The Raedius Web Console provides a building manager with the same easy installation of YoLink products that I described above for residential customers, the ability to integrate with non-YoLink devices via API or through contact closure inputs/outputs, automations that perform device actions and notifications, the ability to view real time or historical data and device status, and the ability to create notifications for a diverse group of recipients (security guards, property owners, residents, etc.).
Suggestions for Improvement
While I found YoLink to be a reliable and robust product, there are a few ways I think it could be improved.
The most significant area for improvement is already recognized by YoLink: the need for a new hub that provides the ability to locally execute automations/alarm strategies and provides a local API for integration with other smart home platforms. YoSmart plans on releasing a new hub in 2023 that includes a local control API.
YoLink Academy offers some very instructive videos. However, it can still be a challenge to fully understand the paradigm of alarm strategies and how they can be leveraged with automations to create a smart home. YoLink should create a “demo home” system that is configured with products, alarm strategies, and automations. A YoLink academy video would then walk through the configuration of the demo home in the YoLink app to explain how alarm strategies and automations are setup in this situation. This would then serve as a blueprint for how a homeowner would configure the YoLink system in their own home.
Finally, when you first start using YoLink it is pretty much a blank slate and the homeowner will find it necessary to build most of the alarm strategies, automations, and scenes from scratch. This may be very intimidating for some people. The company needs to build more “wizard” functionality into the app that will get people successfully started working with the products.
Once they have learned the ins and outs of YoLink and are more comfortable with the YoLink paradigm, they can start modifying some of the functionality created by the wizards and customizing the system to meet their unique needs. For example, when you add a door sensor the wizard could ask the homeowner what kind of alarm functionality, they would like that door to have and whether they would like to be notified if the door was left open. The wizard could then create the necessary functionality in the app for that sensor. There should also be a setting to disable the wizards for advanced users.
Summary and Conclusions
The YoLink system is a fairly full featured smart home platform that is differentiated from the competition by its use of LoRa for wireless communications that offers a quarter mile of range between a smart home device and a hub, a long battery life of between two and 10 years, Direct Device to Device pairings allows actions to take place without internet or power, and the ability to be used in large commercial settings with the Raedius Web Console.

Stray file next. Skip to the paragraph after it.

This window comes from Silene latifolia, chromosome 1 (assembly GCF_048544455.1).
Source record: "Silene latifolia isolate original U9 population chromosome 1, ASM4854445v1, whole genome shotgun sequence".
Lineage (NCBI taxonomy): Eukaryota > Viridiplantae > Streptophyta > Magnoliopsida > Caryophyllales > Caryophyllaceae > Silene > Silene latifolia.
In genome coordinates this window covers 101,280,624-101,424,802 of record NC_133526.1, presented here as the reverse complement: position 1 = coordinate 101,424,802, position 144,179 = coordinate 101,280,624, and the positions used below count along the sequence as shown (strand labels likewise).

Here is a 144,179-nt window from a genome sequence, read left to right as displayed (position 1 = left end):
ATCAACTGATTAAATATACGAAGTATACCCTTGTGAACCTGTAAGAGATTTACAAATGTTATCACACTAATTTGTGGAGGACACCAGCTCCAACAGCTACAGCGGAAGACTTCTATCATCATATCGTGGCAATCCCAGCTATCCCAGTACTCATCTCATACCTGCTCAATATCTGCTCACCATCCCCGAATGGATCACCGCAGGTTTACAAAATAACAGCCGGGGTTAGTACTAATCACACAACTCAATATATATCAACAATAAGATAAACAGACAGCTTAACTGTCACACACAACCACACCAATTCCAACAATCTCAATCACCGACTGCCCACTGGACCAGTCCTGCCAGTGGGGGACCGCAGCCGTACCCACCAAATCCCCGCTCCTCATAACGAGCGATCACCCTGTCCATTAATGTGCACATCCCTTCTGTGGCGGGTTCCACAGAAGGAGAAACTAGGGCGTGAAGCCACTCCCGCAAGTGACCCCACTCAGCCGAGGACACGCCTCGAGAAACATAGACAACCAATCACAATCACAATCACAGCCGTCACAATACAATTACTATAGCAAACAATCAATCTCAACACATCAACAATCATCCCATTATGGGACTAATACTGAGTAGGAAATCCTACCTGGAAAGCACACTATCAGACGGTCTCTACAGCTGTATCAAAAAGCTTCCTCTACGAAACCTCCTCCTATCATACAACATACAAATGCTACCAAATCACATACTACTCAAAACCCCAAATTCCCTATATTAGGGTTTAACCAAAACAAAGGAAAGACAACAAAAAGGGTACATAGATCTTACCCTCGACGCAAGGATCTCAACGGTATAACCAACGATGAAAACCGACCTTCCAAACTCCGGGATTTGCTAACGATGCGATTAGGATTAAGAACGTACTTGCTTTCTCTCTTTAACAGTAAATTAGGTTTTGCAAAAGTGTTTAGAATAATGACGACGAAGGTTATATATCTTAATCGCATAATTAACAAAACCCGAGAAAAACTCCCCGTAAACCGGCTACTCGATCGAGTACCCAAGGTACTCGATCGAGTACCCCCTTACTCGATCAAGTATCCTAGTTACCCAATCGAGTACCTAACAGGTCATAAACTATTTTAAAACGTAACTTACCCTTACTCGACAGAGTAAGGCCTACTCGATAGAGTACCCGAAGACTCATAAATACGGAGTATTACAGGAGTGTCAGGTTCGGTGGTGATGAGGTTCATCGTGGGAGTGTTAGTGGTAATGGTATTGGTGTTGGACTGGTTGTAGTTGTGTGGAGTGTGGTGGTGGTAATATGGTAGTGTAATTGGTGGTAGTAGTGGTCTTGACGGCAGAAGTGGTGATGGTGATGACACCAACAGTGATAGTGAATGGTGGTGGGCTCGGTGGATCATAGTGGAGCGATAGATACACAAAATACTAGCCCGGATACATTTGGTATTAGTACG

Setup of devices is very easy but the programming of automations, scenes, and alarm strategies is pretty much a blank slate. The “YoLink Academy” section of the website does offer a good number of videos to help people through the learning curve. However, some people may be intimidated having to start the configuration of the system from scratch.
There are a couple of downsides to a smart home based on YoLink. While YoLink does offer a wide range of products, there are some key product categories that are missing. The system offers integration with Alexa, Google Assistant, and IFTTT. However, this doesn’t provide a good way of integrating products including cameras, video doorbells, ceiling fans, etc. without having to juggle between multiple different apps on a smart phone.
Also, the logic of a YoLink based smart home is executed in the cloud. If a home’s internet service is down, then the automations and alarm strategies that run the smart home won’t function.
That being said, when YoLink releases their new hub that supports local API (planned for 2023), the system will be a very valuable add-on for professional smart home systems where the long range of the sensors and other devices can be very valuable in solving unique problems in homes with large properties. Or, even in smaller homes where LoRa’s ability to penetrate metal, concrete, and glass sets it apart from other smart home communications standards.